Haley Clarifies Comments on Civil War After Criticism

Haley Clarifies Comments on Civil War After Criticism


Ms. Haley faced criticism for not mentioning slavery when asked at New Hampshire town hall about the cause of the Civil War.

GOP presidential candidate Nikki Haley on Dec. 28 clarified comments she made about the Civil War that had attracted criticism.

“Of course the Civil War was about slavery. We know that. That’s the easy part of it,” Ms. Haley told a New Hampshire radio show. “What I was saying was: What does it mean to us today? What it means to us today is about freedom. That’s what that was all about.”

During a town hall in New Hampshire on Thursday, Ms. Haley again said that slavery was what led to the war between the Union and the Confederacy.

“Of course the Civil War was about slavery. We know that. That’s unquestioned, always the case, we know the Civil War was about slavery,” she said.

Ms. Haley went on to reiterate that the battle was about whether the government had a role to play when it came to slavery versus freedom and that the latter should not be taken away by the government.

“We always want to remember the lesson of what it means to be a free individual, and that everyone deserves to be a free individual,” she said. “So we stand by that. I say that as a Southerner, I say that as a Southern governor who removed the Confederate flag off the Statehouse grounds, and I say that as a proud American.”

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The former U.S. ambassador to the U.N. and South Carolina governor faced scrutiny after a New Hampshire voter posed a direct question about the cause of the Civil War during a town hall on Dec. 27.

In her response, Ms. Haley, the former governor of South Carolina, omitted mentioning slavery as a primary catalyst, opting instead to focus on the role of government and individual freedoms. This response prompted Democrats to weigh in on her remarks.

The controversy unfolded when a voter posed the question, “What was the cause of the United States Civil War?”

Ms. Haley’s response appeared to sidestep that slavery played a central role in triggering the conflict.

“I think the cause of the Civil War was basically how government was going to run—the freedoms and what people could and couldn’t do,” Ms. Haley said to begin her response, before asking the voter what he thought the cause of the war was.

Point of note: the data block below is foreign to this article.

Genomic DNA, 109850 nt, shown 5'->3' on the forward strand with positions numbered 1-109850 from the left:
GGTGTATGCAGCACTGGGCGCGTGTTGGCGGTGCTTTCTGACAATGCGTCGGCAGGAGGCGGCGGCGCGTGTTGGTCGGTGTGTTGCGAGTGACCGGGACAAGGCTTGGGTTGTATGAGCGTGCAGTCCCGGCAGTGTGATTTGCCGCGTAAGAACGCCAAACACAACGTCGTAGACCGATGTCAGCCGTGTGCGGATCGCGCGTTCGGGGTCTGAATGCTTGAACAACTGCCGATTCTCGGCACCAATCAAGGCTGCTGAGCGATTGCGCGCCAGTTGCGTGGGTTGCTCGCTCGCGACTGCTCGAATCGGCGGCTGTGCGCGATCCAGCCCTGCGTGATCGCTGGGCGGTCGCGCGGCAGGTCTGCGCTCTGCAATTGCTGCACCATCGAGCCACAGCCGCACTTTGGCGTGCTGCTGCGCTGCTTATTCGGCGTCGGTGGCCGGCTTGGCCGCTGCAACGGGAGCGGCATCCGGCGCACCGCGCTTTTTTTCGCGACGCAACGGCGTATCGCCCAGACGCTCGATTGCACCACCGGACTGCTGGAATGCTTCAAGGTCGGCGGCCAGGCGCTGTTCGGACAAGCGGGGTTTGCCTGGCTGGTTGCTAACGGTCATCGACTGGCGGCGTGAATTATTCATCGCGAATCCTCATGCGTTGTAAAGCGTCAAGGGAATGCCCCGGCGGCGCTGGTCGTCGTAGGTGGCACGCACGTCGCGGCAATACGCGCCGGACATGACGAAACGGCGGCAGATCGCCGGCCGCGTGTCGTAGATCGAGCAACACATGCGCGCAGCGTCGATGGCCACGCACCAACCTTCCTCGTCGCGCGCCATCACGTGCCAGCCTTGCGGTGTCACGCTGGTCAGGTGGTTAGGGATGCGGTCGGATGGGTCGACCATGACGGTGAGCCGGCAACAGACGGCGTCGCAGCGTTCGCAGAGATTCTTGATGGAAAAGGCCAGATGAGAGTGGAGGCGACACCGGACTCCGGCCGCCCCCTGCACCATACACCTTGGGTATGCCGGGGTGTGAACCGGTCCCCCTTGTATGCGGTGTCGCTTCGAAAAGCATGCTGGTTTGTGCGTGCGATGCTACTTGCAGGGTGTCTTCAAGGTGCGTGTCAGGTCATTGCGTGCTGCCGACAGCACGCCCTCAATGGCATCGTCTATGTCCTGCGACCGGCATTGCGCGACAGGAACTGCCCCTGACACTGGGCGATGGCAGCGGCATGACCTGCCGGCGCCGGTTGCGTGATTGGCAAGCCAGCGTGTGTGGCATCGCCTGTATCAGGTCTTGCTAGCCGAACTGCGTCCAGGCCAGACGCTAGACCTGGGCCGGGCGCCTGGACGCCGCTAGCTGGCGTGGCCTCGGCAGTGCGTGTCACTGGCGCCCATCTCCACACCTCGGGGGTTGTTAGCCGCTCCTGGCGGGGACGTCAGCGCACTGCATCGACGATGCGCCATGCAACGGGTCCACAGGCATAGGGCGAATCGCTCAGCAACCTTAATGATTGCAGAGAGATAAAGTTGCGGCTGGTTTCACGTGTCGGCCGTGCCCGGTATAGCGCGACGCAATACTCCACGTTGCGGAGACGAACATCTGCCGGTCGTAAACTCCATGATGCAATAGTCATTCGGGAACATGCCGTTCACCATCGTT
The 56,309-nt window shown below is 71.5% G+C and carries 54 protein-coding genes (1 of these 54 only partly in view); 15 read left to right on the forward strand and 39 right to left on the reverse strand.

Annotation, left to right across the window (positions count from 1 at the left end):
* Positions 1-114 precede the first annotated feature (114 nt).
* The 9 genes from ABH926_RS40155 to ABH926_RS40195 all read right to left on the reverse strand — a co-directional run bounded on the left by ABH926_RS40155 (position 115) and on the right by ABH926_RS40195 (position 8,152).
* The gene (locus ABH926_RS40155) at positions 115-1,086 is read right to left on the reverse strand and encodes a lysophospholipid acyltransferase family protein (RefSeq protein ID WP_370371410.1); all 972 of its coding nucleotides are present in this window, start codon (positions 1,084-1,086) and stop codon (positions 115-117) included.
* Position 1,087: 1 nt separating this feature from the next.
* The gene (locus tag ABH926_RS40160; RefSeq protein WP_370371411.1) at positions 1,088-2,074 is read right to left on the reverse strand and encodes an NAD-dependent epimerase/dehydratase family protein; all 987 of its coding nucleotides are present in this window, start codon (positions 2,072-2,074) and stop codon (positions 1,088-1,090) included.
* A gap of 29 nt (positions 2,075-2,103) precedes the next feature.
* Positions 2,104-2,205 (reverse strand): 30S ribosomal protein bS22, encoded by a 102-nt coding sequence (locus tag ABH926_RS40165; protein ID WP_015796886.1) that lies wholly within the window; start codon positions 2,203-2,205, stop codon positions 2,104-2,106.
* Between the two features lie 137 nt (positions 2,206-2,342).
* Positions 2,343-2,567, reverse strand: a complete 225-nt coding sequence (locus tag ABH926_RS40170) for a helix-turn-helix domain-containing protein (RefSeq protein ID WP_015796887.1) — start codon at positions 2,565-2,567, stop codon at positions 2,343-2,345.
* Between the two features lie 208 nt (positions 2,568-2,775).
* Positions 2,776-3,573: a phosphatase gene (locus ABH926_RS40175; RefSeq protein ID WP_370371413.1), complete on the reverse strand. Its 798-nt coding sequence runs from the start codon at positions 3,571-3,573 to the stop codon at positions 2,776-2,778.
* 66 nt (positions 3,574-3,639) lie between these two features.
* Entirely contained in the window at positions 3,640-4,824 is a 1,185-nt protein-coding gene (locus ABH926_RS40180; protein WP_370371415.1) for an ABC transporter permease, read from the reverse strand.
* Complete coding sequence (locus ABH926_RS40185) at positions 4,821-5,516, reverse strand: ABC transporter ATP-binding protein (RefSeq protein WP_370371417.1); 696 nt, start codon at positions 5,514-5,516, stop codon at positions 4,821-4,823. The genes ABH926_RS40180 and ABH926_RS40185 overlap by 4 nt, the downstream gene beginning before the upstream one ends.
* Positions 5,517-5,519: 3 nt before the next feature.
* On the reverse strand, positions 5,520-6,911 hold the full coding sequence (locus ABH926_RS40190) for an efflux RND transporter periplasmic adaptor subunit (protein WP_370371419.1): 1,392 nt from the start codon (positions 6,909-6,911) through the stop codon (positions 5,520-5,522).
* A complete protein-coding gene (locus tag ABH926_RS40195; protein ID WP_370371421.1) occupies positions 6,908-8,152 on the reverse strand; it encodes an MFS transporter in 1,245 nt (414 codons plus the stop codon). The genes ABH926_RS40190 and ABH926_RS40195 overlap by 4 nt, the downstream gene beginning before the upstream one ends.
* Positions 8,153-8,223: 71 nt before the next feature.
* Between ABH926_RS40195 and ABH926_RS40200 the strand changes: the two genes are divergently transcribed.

Pressing Ms. Haley for a response, the voter said he wasn’t running for president.

Elaborating on her response, Ms. Haley emphasized the role of government and individual freedoms.

“It always comes down to the role of government and what the rights of the people are,” Ms. Haley said. “I will always stand by the fact that I think government was intended to secure the rights and freedoms of the people. It was never meant to be all things to all people. Government doesn’t need to tell you how to live your life.”

Throughout her response, Ms. Haley advocated for limited government interference, capitalism, and economic freedom. She stressed the need for a society where individuals have the freedom to express themselves, practice their religion, and pursue their aspirations without government intervention.

“We need to have capitalism. We need to have economic freedom. We need to make sure that we do all things so that individuals have the liberties so that they can have freedom of speech, freedom of religion, freedom to do or be anything they want to be without government getting in the way,” Ms. Haley declared.

In the aftermath, the voter who posed the question said that it was “astonishing” that Ms. Haley gave her answer “without mentioning the word slavery.” When pressed on the omission, Ms. Haley responded, “What do you want me to say about slavery?” The voter said she’d answered his question, and then Ms. Haley asked for the next question.

The Democratic National Committee (DNC) seized on the controversy, with DNC chair Jaime Harrison issuing a statement that emphasized the importance of condemning slavery.

“This isn’t hard: condemning slavery is the baseline for anyone who wants to be president of the United States,” Mr. Harrison said.

President Joe Biden’s account on X, formerly Twitter, also responded to the remarks, posting late Wednesday night that the Civil War “was about slavery.”

Ms. Haley has mentioned slavery throughout her campaign when discussing the removal of the Confederate flag from the state’s Capitol in 2015 in her stump speeches. The flag was removed following the shooting at Emanuel African Methodist Episcopal Church in Charleston.

She has previously described the aftermath of the shooting as the most emotionally challenging period during her time as governor.

Fifty percent of “South Carolinians saw the Confederate flag as heritage and tradition; the other 50 percent of South Carolinians saw it as slavery and hate,” the White House hopeful said during a town hall in Iowa earlier this month.

“My job wasn’t to judge either side,” she added. “My job was to get them to see the best of themselves and go forward.”

“We were able to bring that Confederate flag down,” Ms. Haley said in Spirit Lake, Iowa. “We didn’t have riots; we had vigils. We didn’t have protests; we had hugs. And South Carolinians showed the world what strength and grace look like. That’s how you do it.”

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